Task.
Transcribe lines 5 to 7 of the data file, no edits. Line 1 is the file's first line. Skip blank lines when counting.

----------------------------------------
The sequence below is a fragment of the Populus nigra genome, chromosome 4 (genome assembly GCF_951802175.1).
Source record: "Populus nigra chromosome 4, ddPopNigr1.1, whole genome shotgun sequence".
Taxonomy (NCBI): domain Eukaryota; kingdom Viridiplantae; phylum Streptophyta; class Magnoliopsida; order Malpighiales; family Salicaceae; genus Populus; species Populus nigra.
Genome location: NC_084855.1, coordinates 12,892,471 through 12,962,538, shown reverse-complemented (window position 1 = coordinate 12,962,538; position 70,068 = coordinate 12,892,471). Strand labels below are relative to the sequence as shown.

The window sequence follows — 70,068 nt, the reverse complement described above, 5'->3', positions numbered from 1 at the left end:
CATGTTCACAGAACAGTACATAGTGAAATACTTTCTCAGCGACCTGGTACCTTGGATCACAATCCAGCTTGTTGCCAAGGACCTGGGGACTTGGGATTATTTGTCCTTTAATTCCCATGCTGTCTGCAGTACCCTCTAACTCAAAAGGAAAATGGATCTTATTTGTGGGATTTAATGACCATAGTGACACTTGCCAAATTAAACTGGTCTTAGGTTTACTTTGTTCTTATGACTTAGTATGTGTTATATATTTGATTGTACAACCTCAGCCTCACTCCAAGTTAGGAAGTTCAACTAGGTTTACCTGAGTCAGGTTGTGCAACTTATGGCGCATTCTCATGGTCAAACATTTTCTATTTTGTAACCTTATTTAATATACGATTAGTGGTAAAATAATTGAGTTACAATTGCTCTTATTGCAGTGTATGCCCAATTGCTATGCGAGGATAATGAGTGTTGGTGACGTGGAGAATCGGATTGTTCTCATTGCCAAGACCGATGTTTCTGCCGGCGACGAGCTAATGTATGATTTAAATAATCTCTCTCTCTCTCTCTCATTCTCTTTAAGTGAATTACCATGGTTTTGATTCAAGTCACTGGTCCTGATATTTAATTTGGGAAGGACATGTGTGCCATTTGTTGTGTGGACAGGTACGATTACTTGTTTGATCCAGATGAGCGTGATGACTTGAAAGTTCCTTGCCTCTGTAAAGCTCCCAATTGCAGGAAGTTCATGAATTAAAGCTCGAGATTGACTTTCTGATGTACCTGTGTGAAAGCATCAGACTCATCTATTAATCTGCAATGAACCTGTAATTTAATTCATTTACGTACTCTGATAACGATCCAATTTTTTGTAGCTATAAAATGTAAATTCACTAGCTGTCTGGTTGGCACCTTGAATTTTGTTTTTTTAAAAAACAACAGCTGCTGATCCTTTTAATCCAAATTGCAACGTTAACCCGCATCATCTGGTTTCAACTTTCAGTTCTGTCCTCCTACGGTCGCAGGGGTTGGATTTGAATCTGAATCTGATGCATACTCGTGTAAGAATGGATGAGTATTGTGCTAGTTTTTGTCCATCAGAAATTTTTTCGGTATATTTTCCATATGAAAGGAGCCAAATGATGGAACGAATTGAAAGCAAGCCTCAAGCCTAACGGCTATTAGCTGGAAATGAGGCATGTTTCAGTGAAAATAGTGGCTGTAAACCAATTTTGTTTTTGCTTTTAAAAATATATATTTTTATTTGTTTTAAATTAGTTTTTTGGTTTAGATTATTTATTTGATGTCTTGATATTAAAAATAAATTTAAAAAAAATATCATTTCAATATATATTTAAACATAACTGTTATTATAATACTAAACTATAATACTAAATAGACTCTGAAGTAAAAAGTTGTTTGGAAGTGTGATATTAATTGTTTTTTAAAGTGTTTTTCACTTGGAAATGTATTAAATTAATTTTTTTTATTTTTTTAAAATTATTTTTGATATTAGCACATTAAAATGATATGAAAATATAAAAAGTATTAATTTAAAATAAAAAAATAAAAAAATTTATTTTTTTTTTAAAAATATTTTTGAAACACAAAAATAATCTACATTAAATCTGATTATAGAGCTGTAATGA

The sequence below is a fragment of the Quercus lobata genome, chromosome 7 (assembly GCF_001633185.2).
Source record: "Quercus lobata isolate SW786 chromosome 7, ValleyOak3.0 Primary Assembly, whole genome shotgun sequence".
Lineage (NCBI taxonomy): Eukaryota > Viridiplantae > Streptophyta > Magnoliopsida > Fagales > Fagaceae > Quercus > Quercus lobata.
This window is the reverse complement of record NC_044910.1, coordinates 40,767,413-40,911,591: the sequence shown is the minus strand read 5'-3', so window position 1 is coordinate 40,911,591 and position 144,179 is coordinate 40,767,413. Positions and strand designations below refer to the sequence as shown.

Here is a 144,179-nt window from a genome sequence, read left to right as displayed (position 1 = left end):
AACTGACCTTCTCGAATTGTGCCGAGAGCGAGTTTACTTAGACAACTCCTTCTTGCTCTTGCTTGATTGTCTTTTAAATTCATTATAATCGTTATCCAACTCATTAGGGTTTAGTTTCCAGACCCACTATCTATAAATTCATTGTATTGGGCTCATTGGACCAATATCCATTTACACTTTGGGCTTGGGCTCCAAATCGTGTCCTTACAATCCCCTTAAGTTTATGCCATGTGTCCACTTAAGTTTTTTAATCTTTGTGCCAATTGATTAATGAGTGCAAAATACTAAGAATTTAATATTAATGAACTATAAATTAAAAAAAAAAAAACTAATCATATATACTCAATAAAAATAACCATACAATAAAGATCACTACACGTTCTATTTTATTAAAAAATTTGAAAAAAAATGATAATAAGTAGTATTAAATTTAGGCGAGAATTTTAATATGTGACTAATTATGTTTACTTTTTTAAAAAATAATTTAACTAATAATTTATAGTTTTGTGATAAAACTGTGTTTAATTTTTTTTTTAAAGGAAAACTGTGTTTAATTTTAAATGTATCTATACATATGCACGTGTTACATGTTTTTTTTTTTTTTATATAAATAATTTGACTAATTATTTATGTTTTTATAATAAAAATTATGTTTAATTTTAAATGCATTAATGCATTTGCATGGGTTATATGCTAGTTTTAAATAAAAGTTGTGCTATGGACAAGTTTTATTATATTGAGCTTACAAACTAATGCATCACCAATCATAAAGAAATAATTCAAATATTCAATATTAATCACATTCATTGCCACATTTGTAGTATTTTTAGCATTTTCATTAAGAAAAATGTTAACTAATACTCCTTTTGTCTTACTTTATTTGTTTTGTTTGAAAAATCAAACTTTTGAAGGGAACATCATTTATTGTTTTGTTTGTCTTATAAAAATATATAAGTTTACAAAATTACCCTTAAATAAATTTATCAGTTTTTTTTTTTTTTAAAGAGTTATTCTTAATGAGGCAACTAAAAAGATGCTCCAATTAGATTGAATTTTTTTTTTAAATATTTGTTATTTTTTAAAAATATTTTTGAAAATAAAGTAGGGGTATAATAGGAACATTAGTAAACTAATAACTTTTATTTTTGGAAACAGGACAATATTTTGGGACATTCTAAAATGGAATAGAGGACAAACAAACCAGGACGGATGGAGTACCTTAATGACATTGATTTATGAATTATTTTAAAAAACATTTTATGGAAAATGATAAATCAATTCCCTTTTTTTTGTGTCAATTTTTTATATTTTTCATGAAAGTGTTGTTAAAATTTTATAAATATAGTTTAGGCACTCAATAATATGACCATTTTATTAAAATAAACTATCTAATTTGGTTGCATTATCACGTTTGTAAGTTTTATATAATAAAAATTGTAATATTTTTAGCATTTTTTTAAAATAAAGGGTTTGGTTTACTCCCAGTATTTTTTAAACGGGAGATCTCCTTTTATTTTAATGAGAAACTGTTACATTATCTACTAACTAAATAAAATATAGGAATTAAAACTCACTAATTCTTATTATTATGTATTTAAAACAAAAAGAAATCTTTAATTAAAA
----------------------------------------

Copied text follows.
The window sequence follows — 70,068 nt, the reverse complement described above, 5'->3', positions numbered from 1 at the left end:
CATGTTCACAGAACAGTACATAGTGAAATACTTTCTCAGCGACCTGGTACCTTGGATCACAATCCAGCTTGTTGCCAAGGACCTGGGGACTTGGGATTATTTGTCCTTTAATTCCCATGCTGTCTGCAGTACCCTCTAACTCAAAAGGAAAATGGATCTTATTTGTGGGATTTAATGACCATAGTGACACTTGCCAAATTAAACTGGTCTTAGGTTTACTTTGTTCTTATGACTTAGTATGTGTTATATATTTGATTGTACAACCTCAGCCTCACTCCAAGTTAGGAAGTTCAACTAGGTTTACCTGAGTCAGGTTGTGCAACTTATGGCGCATTCTCATGGTCAAACATTTTCTATTTTGTAACCTTATTTAATATACGATTAGTGGTAAAATAATTGAGTTACAATTGCTCTTATTGCAGTGTATGCCCAATTGCTATGCGAGGATAATGAGTGTTGGTGACGTGGAGAATCGGATTGTTCTCATTGCCAAGACCGATGTTTCTGCCGGCGACGAGCTAATGTATGATTTAAATAATCTCTCTCTCTCTCTCTCATTCTCTTTAAGTGAATTACCATGGTTTTGATTCAAGTCACTGGTCCTGATATTTAATTTGGGAAGGACATGTGTGCCATTTGTTGTGTGGACAGGTACGATTACTTGTTTGATCCAGATGAGCGTGATGACTTGAAAGTTCCTTGCCTCTGTAAAGCTCCCAATTGCAGGAAGTTCATGAATTAAAGCTCGAGATTGACTTTCTGATGTACCTGTGTGAAAGCATCAGACTCATCTATTAATCTGCAATGAACCTGTAATTTAATTCATTTACGTACTCTGATAACGATCCAATTTTTTGTAGCTATAAAATGTAAATTCACTAGCTGTCTGGTTGGCACCTTGAATTTTGTTTTTTTAAAAAACAACAGCTGCTGATCCTTTTAATCCAAATTGCAACGTTAACCCGCATCATCTGGTTTCAACTTTCAGTTCTGTCCTCCTACGGTCGCAGGGGTTGGATTTGAATCTGAATCTGATGCATACTCGTGTAAGAATGGATGAGTATTGTGCTAGTTTTTGTCCATCAGAAATTTTTTCGGTATATTTTCCATATGAAAGGAGCCAAATGATGGAACGAATTGAAAGCAAGCCTCAAGCCTAACGGCTATTAGCTGGAAATGAGGCATGTTTCAGTGAAAATAGTGGCTGTAAACCAATTTTGTTTTTGCTTTTAAAAATATATATTTTTATTTGTTTTAAATTAGTTTTTTGGTTTAGATTATTTATTTGATGTCTTGATATTAAAAATAAATTTAAAAAAAATATCATTTCAATATATATTTAAACATAACTGTTATTATAATACTAAACTATAATACTAAATAGACTCTGAAGTAAAAAGTTGTTTGGAAGTGTGATATTAATTGTTTTTTAAAGTGTTTTTCACTTGGAAATGTATTAAATTAATTTTTTTTATTTTTTTAAAATTATTTTTGATATTAGCACATTAAAATGATATGAAAATATAAAAAGTATTAATTTAAAATAAAAAAATAAAAAAATTTATTTTTTTTTTAAAAATATTTTTGAAACACAAAAATAATCTACATTAAATCTGATTATAGAGCTGTAATGA

The sequence below is a fragment of the Quercus lobata genome, chromosome 7 (assembly GCF_001633185.2).